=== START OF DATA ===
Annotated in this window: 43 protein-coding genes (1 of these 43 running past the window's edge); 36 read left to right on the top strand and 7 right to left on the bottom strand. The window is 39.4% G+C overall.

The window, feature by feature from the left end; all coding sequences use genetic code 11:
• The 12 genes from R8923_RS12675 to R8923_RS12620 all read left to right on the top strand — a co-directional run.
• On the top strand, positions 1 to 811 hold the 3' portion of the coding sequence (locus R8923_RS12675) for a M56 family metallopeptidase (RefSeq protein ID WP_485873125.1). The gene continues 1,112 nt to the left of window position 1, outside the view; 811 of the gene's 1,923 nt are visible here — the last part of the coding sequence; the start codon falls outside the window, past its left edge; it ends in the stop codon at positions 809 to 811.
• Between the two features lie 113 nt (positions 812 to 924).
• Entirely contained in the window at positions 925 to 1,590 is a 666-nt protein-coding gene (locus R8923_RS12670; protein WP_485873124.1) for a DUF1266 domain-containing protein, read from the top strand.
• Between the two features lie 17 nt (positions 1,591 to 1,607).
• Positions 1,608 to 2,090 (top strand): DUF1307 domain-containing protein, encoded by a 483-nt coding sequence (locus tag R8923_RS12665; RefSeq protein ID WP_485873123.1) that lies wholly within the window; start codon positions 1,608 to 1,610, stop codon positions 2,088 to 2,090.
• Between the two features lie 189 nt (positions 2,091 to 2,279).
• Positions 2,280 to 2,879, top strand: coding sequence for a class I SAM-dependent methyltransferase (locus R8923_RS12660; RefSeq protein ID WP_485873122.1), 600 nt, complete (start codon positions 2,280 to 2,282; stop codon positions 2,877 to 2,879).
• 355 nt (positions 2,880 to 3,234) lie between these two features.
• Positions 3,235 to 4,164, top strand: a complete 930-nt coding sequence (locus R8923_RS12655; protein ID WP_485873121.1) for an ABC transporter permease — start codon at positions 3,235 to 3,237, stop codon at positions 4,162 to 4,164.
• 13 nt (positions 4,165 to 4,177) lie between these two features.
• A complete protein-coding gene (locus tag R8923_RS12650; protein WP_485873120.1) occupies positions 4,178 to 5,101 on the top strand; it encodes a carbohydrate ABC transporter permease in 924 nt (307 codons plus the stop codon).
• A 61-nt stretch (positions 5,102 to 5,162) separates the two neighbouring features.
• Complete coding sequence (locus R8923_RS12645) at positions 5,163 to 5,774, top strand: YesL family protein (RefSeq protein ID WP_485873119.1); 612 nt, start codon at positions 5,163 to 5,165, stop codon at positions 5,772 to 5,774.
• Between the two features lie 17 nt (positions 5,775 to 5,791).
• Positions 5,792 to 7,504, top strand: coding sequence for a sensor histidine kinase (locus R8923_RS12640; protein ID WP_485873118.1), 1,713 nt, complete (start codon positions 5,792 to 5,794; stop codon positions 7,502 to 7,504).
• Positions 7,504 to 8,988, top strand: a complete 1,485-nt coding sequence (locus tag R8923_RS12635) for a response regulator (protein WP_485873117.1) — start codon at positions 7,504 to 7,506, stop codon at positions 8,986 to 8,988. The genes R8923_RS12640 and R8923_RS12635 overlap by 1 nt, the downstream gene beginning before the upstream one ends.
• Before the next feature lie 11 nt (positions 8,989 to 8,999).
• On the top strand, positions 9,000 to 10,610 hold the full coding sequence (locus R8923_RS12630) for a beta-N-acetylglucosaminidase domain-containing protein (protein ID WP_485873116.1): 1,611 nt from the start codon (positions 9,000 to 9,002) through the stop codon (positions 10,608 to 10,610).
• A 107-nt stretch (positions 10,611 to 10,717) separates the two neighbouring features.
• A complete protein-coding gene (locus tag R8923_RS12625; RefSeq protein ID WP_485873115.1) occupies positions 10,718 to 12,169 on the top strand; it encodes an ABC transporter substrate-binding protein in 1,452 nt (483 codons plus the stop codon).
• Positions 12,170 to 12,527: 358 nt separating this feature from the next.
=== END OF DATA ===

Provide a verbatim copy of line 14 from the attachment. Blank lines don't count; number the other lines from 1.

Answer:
• A complete protein-coding gene (locus tag R8923_RS12650; protein WP_485873120.1) occupies positions 4,178 to 5,101 on the top strand; it encodes a carbohydrate ABC transporter permease in 924 nt (307 codons plus the stop codon).